Our dear friends over at MAKE have joined us in the #3dthursday fray with a series of articles about all things CNC each Thursday. This article from last week offers some particularly interesting points of discussion about the difficulties faced by the push to take 3D printing to the mainstream. Here’s one section I found particularly striking:
DESIGN FOR MANUFACTURABILITY
Anyone can download an open-source 3D renderer such as POV-Ray or Blender, and quickly learn to draw a sphere or a cube in 3D. But after the initial excitement wears off, we have to face the blues: most of us don’t have the skill or perseverance to make the next Avatar any time soon.
The same holds true for industrial design – for a couple of reasons:
- CAD is genuinely difficult. Gaining proficiency in a CAD application is even harder than mastering a general-purpose 3D tool. It takes hundreds of hours of practice to simply get to the point where you can use a two-dimensional input device (and an equally two-dimensional screen) to accurately sketch any complex organic shapes or intricate mechanical assemblies.
- There is a lot more to industrial design than meets the eye. Most of us, even if given a hypothetical 3D printer that makes flawless parts out of any metal of our choice, still wouldn’t be able to produce a working nail clipper or a soda can. Industrial designers spend years studying the design, potential uses, and practical trade-offs of anything from spur gears to hundreds of various types of linkages, hinges, joints, or cams. Heck, there are at least four sophisticated design decisions that went into making the lid for a box of Tic Tacs.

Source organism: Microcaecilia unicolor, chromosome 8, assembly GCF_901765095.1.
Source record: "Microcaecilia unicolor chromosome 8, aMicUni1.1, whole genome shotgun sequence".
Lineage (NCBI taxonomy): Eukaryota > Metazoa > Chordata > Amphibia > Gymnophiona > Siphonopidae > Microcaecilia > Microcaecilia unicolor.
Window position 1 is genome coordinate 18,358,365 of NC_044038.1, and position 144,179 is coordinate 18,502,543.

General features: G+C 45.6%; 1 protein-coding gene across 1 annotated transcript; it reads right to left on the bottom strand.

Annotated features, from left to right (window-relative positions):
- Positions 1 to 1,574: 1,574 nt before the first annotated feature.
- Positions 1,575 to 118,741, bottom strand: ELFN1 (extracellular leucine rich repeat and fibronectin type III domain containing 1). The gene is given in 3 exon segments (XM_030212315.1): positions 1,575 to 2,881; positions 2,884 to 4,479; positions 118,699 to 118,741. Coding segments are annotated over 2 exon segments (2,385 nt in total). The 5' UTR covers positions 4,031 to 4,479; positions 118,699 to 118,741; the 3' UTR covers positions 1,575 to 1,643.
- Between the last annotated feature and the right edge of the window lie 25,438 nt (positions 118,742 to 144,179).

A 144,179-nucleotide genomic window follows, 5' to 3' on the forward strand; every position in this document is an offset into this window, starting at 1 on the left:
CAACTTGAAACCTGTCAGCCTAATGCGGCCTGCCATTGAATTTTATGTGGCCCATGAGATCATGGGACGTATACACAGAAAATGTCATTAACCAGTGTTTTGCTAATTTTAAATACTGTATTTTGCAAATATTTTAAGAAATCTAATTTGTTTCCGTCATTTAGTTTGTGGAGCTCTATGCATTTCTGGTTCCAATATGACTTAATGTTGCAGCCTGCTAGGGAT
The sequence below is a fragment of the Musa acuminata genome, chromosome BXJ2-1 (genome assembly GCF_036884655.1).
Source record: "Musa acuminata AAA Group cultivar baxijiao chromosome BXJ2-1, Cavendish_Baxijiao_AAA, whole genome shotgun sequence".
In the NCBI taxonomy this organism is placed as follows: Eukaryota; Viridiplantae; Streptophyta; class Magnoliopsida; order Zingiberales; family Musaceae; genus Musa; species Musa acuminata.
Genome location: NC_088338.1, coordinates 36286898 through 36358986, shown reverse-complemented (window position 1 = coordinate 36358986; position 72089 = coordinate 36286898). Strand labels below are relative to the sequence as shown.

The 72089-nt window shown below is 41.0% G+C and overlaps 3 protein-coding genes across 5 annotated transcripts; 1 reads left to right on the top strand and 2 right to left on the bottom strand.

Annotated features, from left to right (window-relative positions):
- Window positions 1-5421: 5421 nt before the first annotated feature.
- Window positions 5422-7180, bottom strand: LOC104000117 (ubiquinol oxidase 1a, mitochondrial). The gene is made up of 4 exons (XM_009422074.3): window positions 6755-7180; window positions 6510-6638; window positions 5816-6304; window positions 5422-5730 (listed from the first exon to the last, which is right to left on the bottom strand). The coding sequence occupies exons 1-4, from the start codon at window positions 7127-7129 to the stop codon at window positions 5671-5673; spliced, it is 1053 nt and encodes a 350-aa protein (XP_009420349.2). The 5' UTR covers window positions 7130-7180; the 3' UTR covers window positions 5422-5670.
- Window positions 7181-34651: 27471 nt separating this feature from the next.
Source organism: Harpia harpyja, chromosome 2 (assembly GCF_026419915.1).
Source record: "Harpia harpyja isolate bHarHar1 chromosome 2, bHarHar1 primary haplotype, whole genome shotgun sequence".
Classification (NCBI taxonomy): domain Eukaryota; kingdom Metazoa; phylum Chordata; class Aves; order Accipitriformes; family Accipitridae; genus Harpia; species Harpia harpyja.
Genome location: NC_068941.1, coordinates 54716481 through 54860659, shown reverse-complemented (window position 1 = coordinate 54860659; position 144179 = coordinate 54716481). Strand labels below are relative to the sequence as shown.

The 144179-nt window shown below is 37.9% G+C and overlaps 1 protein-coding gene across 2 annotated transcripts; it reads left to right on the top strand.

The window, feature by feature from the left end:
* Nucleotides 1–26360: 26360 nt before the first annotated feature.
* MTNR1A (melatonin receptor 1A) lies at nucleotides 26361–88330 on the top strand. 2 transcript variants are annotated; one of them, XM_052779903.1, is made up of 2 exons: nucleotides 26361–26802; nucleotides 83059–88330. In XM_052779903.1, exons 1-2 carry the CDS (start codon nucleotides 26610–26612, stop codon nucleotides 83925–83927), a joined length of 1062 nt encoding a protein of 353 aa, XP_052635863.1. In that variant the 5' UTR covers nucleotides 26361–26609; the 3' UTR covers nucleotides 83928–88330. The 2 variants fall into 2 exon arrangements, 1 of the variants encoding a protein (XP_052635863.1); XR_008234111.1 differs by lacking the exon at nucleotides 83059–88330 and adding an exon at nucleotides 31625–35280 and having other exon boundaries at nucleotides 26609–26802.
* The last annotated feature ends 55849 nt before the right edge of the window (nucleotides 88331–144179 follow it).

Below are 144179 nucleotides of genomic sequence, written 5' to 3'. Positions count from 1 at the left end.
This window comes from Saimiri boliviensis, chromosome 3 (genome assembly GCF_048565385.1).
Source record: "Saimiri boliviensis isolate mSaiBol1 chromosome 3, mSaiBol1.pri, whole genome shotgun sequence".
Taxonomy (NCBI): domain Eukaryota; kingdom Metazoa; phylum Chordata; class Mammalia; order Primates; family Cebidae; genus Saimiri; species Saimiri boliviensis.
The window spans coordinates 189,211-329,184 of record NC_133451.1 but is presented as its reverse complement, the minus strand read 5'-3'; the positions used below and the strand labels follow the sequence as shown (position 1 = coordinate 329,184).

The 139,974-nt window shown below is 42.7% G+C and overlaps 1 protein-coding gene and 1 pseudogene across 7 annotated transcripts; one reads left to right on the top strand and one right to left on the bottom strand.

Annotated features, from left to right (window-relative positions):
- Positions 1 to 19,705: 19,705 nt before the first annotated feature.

- Mechanical engineering is a real science. Plastics and metals are fairly imperfect and finicky materials; they are not easy to turn into parts that are durable, practical, and aesthetic at the same time. Flat sheets of these materials are almost always disappointingly wobbly and easy to bend. Even items as trivial as phone cases and Lego bricks make use of carefully placed ribs, gussets, and bosses to prevent the parts from deforming or falling apart. The basic engineering principles take time to master and properly apply in your work.
- Manufacturing processes are not perfect – and won’t be any time soon. Part design is greatly complicated by the need to account for manufacturing tolerances, material shrinkage, minimum feature size, the need to support the part through the process, and so on. Very few advanced designs can be quickly sketched and broadly disseminated without paying attention to these factors, and tailoring them both for the general manufacturing method, and for the specific copy of the machine used to make the part.
The high profile of 3D printing means that a vast majority of people who buy low-cost ABS extruders in the heat of the moment won’t be aware how difficult it is to progress from ideas to viable parts. That may hurt the community in the long haul.
Of course, universal availability of design skills is not strictly a necessity: it may be possible to settle for a model where the select few experts publish their designs for free, and millions of other users simply click “print”. But this brings us to another issue…